The Kosher Gourmet by Sharon Thompson Anyone can make a salad, you say. But can they make a great salad? (SECRETS, TESTED TECHNIQUES + 4 RECIPES, INCLUDING DRESSINGS)

April 2, 2014

Paul Greenberg: Death and joy in the spring

Dan Barry: Should South Carolina Jews be forced to maintain this chimney built by Germans serving the Nazis?

Mayra Bitsko: Save me! An alien took over my child's personality

Frank Clayton: Get happy: 20 scientifically proven happiness activities

Susan Scutti: It's Genetic! Obesity and the 'Carb Breakdown' Gene

Lecia Bushak: Why Hand Sanitizer May Actually Harm Your Health

Stacy Rapacon: Great Funds You Can Own for $500 or Less

Cameron Huddleston: 7 Ways to Save on Home Decor

The Kosher Gourmet by Steve Petusevsky Exploring ingredients as edible-stuffed containers (TWO RECIPES + TIPS & TECHINQUES)

Jewish World Review July 24, 2014 / 26 Tammuz, 5774

To Share Is Not Always to Share Alike

By Froma Harrop



http://www.JewishWorldReview.com | The online rental booking service Airbnb is a fast-growing empire that pairs travelers with people wanting to profit off a room in their house — or the whole house. Like VRBO, HomeAway and similar platforms, Airbnb occupies the lodging sector of the "sharing economy."

I come not to address the legal concerns such services raise. They do compete with motels and hotels, which are subject to a variety of regulations, while often depriving cities of the taxes the hostelries must charge. They frequently break local laws governing short-term rentals. And contrary to the image these corporations cultivate, many of the "hosts" are running not homespun little sidelines to wring some cash from a spare bedroom but large operations controlling many rooms in numerous buildings. To call them "illegal hotels" would not be inaccurate.

But I'm here to discuss this trend from the consumer's viewpoint. That part is also problematic.

I've used these online rentals a number of times and never had a hideous experience. But I've never had a first-rate one, either.

The official line suggests a certain vagabond freedom. Isn't it cool to live like a native — and outside motel chain conformity? Well, that depends on the native you're boarding with.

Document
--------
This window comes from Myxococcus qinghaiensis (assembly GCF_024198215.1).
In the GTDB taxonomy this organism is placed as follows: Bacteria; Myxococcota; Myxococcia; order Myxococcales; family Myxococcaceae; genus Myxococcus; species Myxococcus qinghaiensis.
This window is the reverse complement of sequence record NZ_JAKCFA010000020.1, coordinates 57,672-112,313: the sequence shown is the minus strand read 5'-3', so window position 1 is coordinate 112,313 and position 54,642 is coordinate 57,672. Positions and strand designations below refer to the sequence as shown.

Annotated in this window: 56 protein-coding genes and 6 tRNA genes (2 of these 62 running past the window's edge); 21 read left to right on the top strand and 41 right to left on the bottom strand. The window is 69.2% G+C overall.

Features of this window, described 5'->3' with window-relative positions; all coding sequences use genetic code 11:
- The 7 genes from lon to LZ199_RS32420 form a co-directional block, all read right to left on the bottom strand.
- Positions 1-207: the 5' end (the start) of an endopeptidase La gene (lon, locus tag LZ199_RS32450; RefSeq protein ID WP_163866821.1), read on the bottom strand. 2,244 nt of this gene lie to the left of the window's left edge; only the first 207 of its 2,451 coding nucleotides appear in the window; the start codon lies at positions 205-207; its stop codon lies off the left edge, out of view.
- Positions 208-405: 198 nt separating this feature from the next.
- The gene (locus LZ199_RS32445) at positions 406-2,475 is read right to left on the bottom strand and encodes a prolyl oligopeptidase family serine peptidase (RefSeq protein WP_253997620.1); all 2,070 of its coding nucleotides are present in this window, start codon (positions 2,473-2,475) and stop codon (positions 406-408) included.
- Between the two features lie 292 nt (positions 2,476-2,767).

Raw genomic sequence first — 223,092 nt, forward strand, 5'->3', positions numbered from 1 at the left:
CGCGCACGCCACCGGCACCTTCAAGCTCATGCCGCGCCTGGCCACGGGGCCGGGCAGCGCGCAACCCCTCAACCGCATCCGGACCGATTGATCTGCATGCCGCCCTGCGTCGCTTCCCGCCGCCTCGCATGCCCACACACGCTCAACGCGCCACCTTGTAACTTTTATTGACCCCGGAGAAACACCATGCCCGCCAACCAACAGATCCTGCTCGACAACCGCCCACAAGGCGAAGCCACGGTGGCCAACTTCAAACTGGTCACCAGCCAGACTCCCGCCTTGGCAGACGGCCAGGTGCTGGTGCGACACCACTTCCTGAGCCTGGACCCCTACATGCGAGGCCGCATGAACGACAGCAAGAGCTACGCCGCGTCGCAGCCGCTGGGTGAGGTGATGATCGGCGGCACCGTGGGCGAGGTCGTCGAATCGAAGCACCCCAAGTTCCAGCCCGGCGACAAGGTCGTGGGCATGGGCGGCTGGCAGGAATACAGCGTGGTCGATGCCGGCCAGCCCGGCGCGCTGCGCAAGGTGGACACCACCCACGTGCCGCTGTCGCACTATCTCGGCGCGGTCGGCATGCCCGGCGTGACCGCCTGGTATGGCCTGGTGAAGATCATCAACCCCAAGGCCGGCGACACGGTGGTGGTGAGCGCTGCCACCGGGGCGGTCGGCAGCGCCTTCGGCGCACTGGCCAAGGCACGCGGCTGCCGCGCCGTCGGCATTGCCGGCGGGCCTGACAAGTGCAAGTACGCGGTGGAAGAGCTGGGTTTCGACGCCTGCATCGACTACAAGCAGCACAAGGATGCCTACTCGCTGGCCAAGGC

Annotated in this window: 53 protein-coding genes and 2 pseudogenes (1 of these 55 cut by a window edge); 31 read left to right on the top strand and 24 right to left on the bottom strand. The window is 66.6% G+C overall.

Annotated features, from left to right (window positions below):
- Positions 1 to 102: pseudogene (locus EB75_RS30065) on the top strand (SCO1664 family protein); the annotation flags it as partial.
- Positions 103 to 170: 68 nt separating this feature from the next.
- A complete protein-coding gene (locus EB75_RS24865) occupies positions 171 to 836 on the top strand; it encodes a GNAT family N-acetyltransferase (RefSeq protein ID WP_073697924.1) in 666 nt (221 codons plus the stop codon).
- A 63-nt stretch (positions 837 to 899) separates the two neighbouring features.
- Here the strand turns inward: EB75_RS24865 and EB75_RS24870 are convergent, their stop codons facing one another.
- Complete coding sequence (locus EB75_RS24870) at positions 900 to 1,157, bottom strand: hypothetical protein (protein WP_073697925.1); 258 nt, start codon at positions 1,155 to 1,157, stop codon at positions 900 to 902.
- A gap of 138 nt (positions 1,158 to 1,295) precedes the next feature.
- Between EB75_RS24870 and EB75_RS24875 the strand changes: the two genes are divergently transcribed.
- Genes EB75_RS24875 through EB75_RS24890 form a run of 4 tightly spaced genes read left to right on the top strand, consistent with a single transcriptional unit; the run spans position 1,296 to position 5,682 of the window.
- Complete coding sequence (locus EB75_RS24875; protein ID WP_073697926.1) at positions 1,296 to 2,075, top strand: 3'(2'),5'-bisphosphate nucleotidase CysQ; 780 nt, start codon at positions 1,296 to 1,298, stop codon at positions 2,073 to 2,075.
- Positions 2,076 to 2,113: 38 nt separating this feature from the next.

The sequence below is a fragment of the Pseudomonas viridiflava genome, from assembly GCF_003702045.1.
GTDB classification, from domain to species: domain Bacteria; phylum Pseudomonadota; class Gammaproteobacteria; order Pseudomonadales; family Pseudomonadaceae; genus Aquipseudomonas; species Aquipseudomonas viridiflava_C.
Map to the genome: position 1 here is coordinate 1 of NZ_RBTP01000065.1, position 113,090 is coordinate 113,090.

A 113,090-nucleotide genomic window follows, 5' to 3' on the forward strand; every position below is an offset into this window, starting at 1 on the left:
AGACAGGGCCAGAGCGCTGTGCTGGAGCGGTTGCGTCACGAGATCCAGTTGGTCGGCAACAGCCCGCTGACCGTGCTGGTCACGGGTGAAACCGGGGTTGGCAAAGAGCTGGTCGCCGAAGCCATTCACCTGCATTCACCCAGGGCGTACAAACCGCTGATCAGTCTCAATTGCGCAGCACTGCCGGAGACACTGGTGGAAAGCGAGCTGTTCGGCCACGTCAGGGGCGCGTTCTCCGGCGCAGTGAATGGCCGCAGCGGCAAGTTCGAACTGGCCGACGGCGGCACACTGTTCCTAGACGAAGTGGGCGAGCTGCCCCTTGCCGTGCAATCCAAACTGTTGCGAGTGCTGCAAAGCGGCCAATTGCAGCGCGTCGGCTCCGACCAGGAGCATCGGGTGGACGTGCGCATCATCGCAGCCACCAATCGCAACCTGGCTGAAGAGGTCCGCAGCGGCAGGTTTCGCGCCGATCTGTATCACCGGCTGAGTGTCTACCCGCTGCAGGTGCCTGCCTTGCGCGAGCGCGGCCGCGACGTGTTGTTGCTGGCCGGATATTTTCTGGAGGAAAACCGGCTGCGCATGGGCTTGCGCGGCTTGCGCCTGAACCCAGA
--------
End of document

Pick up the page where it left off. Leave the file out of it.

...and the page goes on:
You may want to get up close and personal with the stranger on whose sofa you're spending the night. I don't. To be totally upfront, I'm not even wild about staying with relatives. When doing these temporary rentals, I've made a point of accepting only highly private setups. Still...



Here's a recent example:

For a week's visit to Los Angeles, I rented a homey-sounding cottage in Venice via HomeAway. The reviews were typically glowing and, also routinely, glossed over the hassle factor.

I had to arrive with a certified check covering the entire stay. No chance would be taken on a bounced check. Of course, the convenience of using a credit card was not an option.

This was not a mi-casa-es-su-casa relationship. The owner was affable enough, but this was just one of several properties he rents to tourists as a business.

There was the inevitable initial period of suspicion, during which the host tried to size up the alien with a suitcase. And who could blame him? Temporary rentals have been hired for unruly orgies.

The accommodations were a mixed bag. Lovely garden, but the electric wiring would have kept a fire inspector up nights. The cutlery was below cafeteria-grade, the plates scarred by chips. And it would have been nice had someone pushed a vacuum under the couch once in a while.

Obviously, only token expense and sweat had been applied to what was really a cash business renting to a revolving parade of temporary tenants. They call this an example of the sharing economy, but I wasn't sharing this guy's home at all. Now that would have been a whole difference experience.

The place was not cheap. I could have stayed at a modest motel for less.

In sum, I find more freedom staying in a chain hotel. Check in and out anytime. Slap down a credit card. Assume a certain standard for housekeeping. Know that Wi-Fi will flow like Niagara and that the breakfast room will supply cornflakes and milk with various fat contents.

And at the desk, day or night, you'll find locals invariably happy to recommend a place to eat. If you want to share life stories with them, they usually have the time.

Meanwhile, there are no neighbors resenting the pageant of visitors coming and going. No byzantine rules for street parking.

Minimal fuss is the ticket. That's my idea of cool.